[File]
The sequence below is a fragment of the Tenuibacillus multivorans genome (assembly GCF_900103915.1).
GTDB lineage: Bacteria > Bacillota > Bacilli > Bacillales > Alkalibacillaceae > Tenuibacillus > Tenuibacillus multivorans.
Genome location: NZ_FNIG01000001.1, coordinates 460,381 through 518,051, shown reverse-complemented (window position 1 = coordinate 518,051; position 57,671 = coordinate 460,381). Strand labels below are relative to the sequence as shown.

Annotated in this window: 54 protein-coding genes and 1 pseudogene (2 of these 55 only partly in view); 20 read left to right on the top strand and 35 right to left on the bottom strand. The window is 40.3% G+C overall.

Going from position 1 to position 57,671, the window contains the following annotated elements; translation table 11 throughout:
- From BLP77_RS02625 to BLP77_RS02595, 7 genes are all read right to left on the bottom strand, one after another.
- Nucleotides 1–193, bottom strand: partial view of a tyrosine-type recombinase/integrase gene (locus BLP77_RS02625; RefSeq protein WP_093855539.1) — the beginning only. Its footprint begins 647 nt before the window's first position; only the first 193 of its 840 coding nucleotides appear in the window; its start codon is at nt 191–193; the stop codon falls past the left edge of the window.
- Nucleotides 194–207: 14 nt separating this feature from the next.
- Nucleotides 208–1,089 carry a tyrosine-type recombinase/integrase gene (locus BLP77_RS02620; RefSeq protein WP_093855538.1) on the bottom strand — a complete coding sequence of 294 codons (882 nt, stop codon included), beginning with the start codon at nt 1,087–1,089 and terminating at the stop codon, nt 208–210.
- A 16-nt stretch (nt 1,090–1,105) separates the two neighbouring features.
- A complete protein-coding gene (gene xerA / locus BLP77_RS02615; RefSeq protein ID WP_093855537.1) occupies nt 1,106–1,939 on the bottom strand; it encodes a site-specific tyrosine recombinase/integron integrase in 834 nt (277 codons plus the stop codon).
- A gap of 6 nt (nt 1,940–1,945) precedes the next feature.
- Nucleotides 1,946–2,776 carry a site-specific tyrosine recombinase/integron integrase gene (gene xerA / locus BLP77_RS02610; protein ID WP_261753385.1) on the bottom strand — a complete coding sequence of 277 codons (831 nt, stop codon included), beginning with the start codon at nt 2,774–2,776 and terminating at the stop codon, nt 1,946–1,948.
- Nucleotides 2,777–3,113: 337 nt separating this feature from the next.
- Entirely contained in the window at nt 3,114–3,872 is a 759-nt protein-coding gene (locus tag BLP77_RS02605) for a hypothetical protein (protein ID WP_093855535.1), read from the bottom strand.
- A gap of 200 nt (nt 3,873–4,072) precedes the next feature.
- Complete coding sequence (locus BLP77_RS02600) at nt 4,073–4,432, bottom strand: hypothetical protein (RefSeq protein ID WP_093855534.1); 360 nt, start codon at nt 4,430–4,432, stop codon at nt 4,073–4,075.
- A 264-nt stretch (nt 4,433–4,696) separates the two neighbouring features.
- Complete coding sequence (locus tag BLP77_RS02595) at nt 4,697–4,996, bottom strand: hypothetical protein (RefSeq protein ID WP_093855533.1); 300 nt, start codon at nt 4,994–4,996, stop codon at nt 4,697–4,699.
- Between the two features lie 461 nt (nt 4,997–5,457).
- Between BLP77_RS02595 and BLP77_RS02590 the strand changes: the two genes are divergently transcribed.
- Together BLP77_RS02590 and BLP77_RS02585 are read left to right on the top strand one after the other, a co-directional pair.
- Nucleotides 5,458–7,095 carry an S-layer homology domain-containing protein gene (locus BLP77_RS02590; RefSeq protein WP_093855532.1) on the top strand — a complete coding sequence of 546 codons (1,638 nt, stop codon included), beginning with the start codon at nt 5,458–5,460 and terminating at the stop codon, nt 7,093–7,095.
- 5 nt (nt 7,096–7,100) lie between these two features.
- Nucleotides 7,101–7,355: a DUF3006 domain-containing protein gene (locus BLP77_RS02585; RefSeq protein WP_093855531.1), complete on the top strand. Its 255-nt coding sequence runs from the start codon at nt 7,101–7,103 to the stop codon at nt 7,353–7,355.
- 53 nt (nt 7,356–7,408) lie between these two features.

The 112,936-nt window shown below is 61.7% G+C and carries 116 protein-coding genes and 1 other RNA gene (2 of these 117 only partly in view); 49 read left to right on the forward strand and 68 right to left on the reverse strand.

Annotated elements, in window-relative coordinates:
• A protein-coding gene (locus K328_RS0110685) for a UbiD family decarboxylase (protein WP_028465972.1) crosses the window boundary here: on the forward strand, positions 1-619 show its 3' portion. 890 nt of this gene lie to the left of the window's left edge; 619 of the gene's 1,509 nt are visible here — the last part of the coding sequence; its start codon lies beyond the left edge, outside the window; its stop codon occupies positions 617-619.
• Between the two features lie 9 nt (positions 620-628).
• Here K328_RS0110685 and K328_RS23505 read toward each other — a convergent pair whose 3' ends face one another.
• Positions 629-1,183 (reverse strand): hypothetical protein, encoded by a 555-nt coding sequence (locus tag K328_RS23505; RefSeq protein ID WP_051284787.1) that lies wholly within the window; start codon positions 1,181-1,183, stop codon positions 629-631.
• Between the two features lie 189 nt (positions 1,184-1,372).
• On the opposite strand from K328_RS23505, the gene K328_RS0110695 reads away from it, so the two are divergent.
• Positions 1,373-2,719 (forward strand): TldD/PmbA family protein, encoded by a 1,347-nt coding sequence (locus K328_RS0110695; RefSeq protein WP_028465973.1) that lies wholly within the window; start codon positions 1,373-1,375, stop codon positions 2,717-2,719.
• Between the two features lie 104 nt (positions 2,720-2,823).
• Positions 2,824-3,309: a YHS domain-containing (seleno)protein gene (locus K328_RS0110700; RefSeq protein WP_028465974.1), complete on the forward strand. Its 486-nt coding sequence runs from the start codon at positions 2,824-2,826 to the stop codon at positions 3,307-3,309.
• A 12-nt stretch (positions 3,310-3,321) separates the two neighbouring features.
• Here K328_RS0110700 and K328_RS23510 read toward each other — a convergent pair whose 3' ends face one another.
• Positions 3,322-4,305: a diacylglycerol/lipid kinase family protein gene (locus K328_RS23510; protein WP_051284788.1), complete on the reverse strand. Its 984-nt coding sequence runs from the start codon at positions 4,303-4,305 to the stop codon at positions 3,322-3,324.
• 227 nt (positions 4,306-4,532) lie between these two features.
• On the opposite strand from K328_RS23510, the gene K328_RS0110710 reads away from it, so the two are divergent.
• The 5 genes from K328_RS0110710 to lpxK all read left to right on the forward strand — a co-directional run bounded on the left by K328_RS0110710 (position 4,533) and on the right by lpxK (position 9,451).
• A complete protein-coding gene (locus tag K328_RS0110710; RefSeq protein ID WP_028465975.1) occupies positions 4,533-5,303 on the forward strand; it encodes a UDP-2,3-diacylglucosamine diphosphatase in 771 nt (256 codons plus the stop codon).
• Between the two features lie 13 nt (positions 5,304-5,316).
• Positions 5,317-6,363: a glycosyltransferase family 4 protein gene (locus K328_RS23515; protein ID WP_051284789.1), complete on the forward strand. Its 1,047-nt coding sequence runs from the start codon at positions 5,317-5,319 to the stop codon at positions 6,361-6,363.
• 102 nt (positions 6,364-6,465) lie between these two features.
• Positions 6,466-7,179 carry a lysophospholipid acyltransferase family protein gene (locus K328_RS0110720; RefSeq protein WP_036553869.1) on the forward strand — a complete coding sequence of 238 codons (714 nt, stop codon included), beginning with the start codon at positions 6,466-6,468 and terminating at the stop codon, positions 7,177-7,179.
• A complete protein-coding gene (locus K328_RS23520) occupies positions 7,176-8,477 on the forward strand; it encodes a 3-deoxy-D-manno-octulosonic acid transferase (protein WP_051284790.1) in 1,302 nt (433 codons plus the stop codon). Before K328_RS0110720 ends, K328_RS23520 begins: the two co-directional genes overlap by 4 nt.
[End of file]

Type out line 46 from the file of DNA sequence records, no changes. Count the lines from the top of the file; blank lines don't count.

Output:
• Positions 5,317-6,363: a glycosyltransferase family 4 protein gene (locus K328_RS23515; protein ID WP_051284789.1), complete on the forward strand. Its 1,047-nt coding sequence runs from the start codon at positions 5,317-5,319 to the stop codon at positions 6,361-6,363.